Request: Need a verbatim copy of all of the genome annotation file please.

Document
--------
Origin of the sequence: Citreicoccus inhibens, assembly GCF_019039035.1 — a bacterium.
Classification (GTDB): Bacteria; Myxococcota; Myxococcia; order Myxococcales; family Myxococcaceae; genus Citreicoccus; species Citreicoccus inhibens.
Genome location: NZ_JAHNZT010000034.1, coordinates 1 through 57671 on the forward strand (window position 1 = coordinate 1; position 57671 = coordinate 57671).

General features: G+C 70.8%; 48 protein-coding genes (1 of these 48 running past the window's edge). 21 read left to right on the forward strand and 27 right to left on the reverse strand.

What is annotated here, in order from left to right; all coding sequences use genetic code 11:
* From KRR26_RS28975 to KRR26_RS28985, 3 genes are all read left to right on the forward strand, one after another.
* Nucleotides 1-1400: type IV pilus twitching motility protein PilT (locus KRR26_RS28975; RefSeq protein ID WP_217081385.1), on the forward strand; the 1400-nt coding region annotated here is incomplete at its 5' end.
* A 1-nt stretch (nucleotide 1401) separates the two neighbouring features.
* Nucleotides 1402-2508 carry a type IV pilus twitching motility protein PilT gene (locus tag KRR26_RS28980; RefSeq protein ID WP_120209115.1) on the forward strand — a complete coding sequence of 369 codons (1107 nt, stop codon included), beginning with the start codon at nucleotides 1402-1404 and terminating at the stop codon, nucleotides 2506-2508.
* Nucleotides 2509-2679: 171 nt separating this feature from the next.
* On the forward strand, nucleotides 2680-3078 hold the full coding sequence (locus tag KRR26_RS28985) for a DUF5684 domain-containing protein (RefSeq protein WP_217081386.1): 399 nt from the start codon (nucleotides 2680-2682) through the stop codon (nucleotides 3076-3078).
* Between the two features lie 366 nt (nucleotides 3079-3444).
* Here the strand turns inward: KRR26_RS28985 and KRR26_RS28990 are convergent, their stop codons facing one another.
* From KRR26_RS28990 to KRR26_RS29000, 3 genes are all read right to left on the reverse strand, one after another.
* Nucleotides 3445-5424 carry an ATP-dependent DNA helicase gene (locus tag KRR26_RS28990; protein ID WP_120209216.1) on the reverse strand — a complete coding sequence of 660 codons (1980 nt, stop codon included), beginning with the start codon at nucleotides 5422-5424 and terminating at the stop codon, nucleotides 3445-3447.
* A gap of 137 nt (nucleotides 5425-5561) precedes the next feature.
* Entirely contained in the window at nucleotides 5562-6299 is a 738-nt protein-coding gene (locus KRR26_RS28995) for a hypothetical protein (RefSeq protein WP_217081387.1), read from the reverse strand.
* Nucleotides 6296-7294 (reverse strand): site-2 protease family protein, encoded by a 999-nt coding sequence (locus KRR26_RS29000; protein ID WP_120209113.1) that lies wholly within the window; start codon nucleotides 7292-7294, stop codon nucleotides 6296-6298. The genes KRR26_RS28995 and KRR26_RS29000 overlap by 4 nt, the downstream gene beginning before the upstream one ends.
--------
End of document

Origin of the sequence: Citreicoccus inhibens, assembly GCF_019039035.1 — a bacterium.
Classification (GTDB): Bacteria; Myxococcota; Myxococcia; order Myxococcales; family Myxococcaceae; genus Citreicoccus; species Citreicoccus inhibens.
Genome location: NZ_JAHNZT010000034.1, coordinates 1 through 57671 on the forward strand (window position 1 = coordinate 1; position 57671 = coordinate 57671).

General features: G+C 70.8%; 48 protein-coding genes (1 of these 48 running past the window's edge). 21 read left to right on the forward strand and 27 right to left on the reverse strand.

What is annotated here, in order from left to right; all coding sequences use genetic code 11:
* From KRR26_RS28975 to KRR26_RS28985, 3 genes are all read left to right on the forward strand, one after another.
* Nucleotides 1-1400: type IV pilus twitching motility protein PilT (locus KRR26_RS28975; RefSeq protein ID WP_217081385.1), on the forward strand; the 1400-nt coding region annotated here is incomplete at its 5' end.
* A 1-nt stretch (nucleotide 1401) separates the two neighbouring features.
* Nucleotides 1402-2508 carry a type IV pilus twitching motility protein PilT gene (locus tag KRR26_RS28980; RefSeq protein ID WP_120209115.1) on the forward strand — a complete coding sequence of 369 codons (1107 nt, stop codon included), beginning with the start codon at nucleotides 1402-1404 and terminating at the stop codon, nucleotides 2506-2508.
* Nucleotides 2509-2679: 171 nt separating this feature from the next.
* On the forward strand, nucleotides 2680-3078 hold the full coding sequence (locus tag KRR26_RS28985) for a DUF5684 domain-containing protein (RefSeq protein WP_217081386.1): 399 nt from the start codon (nucleotides 2680-2682) through the stop codon (nucleotides 3076-3078).
* Between the two features lie 366 nt (nucleotides 3079-3444).
* Here the strand turns inward: KRR26_RS28985 and KRR26_RS28990 are convergent, their stop codons facing one another.
* From KRR26_RS28990 to KRR26_RS29000, 3 genes are all read right to left on the reverse strand, one after another.
* Nucleotides 3445-5424 carry an ATP-dependent DNA helicase gene (locus tag KRR26_RS28990; protein ID WP_120209216.1) on the reverse strand — a complete coding sequence of 660 codons (1980 nt, stop codon included), beginning with the start codon at nucleotides 5422-5424 and terminating at the stop codon, nucleotides 3445-3447.
* A gap of 137 nt (nucleotides 5425-5561) precedes the next feature.
* Entirely contained in the window at nucleotides 5562-6299 is a 738-nt protein-coding gene (locus KRR26_RS28995) for a hypothetical protein (RefSeq protein WP_217081387.1), read from the reverse strand.
* Nucleotides 6296-7294 (reverse strand): site-2 protease family protein, encoded by a 999-nt coding sequence (locus KRR26_RS29000; protein ID WP_120209113.1) that lies wholly within the window; start codon nucleotides 7292-7294, stop codon nucleotides 6296-6298. The genes KRR26_RS28995 and KRR26_RS29000 overlap by 4 nt, the downstream gene beginning before the upstream one ends.